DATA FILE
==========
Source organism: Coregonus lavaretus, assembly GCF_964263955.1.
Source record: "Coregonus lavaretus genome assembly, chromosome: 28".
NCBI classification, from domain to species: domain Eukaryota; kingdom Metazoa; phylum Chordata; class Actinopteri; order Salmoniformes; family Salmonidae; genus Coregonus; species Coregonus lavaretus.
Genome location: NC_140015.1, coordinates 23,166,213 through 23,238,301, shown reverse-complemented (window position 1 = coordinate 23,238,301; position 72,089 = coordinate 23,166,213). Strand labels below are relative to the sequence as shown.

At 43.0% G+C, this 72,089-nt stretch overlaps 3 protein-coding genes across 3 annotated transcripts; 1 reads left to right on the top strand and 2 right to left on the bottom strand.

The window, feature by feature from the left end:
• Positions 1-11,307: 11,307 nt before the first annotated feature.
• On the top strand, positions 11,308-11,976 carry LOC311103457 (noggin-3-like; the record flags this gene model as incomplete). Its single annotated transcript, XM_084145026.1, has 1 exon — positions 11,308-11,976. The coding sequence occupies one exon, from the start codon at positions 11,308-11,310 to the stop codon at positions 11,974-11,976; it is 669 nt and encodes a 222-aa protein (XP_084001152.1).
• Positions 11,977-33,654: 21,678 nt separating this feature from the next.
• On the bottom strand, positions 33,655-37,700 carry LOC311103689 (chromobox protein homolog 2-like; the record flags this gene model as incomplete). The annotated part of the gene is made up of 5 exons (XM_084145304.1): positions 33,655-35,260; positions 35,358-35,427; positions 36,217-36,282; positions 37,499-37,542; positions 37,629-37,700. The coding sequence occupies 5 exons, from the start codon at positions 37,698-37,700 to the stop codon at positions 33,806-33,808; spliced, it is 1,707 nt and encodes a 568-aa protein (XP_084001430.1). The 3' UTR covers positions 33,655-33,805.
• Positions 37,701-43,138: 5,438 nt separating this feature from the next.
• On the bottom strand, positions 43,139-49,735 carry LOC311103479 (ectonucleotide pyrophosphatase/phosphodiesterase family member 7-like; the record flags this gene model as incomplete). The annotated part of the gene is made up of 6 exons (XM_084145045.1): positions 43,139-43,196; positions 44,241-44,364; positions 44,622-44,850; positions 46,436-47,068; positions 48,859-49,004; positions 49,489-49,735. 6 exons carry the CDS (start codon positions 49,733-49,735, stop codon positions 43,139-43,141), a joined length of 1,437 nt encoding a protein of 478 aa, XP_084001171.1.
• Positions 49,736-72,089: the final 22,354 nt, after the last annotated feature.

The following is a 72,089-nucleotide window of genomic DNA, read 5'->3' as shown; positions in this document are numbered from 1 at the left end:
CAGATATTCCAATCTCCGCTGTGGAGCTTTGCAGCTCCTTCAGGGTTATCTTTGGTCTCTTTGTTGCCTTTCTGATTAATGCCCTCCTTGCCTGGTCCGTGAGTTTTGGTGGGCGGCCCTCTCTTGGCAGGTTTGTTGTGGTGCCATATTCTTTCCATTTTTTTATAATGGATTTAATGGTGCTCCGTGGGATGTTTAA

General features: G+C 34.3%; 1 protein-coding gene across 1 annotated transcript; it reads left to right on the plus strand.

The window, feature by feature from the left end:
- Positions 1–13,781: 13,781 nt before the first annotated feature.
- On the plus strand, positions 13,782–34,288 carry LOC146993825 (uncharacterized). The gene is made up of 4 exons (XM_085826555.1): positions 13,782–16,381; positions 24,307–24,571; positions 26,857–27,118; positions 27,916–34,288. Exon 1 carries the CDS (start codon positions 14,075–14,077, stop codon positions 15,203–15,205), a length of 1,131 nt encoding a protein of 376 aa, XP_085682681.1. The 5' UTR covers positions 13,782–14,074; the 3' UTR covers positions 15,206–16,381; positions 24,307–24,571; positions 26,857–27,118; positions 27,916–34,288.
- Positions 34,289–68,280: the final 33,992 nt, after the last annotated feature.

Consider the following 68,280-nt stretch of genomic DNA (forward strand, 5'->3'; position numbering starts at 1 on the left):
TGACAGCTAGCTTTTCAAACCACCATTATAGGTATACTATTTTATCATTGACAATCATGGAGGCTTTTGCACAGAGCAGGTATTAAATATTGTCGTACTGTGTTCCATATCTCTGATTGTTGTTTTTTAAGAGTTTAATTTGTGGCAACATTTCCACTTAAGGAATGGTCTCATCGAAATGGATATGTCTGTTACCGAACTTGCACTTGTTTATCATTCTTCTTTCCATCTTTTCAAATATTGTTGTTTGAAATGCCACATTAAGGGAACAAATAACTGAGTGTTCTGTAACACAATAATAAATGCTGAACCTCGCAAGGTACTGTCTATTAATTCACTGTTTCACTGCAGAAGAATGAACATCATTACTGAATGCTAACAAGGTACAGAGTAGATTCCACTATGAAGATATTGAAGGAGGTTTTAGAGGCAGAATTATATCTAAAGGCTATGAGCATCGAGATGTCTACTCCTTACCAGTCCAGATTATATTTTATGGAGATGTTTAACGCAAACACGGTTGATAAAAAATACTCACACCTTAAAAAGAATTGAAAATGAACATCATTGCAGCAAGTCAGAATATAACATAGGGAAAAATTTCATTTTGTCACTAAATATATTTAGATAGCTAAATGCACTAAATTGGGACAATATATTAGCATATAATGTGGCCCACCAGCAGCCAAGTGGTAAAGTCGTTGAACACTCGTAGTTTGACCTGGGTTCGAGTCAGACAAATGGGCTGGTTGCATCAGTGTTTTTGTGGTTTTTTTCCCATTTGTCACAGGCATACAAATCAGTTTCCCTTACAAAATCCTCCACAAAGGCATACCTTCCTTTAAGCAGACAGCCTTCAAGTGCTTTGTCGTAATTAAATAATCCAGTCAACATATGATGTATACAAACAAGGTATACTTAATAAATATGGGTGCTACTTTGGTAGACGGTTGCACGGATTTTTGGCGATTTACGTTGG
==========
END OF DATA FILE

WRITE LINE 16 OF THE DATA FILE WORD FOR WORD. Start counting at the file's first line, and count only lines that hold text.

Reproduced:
General features: G+C 34.3%; 1 protein-coding gene across 1 annotated transcript; it reads left to right on the plus strand.